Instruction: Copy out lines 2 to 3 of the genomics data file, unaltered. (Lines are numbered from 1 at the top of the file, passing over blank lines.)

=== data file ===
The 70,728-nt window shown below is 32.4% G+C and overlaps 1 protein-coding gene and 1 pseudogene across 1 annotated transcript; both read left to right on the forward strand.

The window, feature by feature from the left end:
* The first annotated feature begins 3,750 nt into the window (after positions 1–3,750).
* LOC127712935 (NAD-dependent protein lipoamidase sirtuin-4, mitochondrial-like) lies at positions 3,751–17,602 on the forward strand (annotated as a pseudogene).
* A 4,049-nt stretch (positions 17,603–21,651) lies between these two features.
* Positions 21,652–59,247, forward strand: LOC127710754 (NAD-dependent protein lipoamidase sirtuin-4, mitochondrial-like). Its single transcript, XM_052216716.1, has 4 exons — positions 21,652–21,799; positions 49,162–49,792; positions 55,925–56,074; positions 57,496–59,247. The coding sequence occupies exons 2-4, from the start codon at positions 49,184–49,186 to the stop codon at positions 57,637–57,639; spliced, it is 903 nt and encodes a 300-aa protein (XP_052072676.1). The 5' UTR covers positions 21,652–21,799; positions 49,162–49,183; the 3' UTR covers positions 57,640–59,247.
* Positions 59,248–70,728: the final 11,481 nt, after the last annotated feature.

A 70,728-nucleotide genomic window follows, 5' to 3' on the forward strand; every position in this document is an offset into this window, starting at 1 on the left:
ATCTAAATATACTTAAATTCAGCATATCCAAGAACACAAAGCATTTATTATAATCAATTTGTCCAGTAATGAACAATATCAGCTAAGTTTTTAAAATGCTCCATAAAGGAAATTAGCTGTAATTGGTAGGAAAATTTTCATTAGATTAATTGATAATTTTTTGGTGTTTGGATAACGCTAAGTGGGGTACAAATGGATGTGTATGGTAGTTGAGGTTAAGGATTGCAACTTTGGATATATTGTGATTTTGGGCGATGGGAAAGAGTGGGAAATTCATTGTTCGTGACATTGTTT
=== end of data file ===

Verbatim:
The window, feature by feature from the left end:
* The first annotated feature begins 3,750 nt into the window (after positions 1–3,750).